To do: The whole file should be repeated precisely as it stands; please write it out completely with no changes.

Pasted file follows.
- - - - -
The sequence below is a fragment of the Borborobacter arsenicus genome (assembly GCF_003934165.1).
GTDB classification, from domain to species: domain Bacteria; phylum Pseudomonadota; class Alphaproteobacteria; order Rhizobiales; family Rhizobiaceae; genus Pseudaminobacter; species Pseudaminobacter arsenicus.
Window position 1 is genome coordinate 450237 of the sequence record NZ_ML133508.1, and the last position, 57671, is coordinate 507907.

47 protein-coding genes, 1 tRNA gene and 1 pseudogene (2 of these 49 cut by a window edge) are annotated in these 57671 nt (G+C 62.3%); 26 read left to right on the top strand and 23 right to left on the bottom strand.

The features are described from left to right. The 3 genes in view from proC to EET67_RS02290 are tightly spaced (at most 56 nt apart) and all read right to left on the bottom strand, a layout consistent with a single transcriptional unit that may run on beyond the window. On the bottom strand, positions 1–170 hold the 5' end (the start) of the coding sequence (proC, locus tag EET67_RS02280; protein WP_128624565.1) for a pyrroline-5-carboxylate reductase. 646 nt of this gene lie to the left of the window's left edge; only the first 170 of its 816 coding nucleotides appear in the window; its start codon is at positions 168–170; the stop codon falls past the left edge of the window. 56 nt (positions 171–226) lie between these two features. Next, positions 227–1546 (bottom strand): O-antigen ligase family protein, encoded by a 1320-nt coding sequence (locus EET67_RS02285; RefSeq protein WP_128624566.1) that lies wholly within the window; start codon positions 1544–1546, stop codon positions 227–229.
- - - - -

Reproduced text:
The sequence below is a fragment of the Borborobacter arsenicus genome (assembly GCF_003934165.1).
GTDB classification, from domain to species: domain Bacteria; phylum Pseudomonadota; class Alphaproteobacteria; order Rhizobiales; family Rhizobiaceae; genus Pseudaminobacter; species Pseudaminobacter arsenicus.
Window position 1 is genome coordinate 450237 of the sequence record NZ_ML133508.1, and the last position, 57671, is coordinate 507907.

47 protein-coding genes, 1 tRNA gene and 1 pseudogene (2 of these 49 cut by a window edge) are annotated in these 57671 nt (G+C 62.3%); 26 read left to right on the top strand and 23 right to left on the bottom strand.

The features are described from left to right. The 3 genes in view from proC to EET67_RS02290 are tightly spaced (at most 56 nt apart) and all read right to left on the bottom strand, a layout consistent with a single transcriptional unit that may run on beyond the window. On the bottom strand, positions 1–170 hold the 5' end (the start) of the coding sequence (proC, locus tag EET67_RS02280; protein WP_128624565.1) for a pyrroline-5-carboxylate reductase. 646 nt of this gene lie to the left of the window's left edge; only the first 170 of its 816 coding nucleotides appear in the window; its start codon is at positions 168–170; the stop codon falls past the left edge of the window. 56 nt (positions 171–226) lie between these two features. Next, positions 227–1546 (bottom strand): O-antigen ligase family protein, encoded by a 1320-nt coding sequence (locus EET67_RS02285; RefSeq protein WP_128624566.1) that lies wholly within the window; start codon positions 1544–1546, stop codon positions 227–229.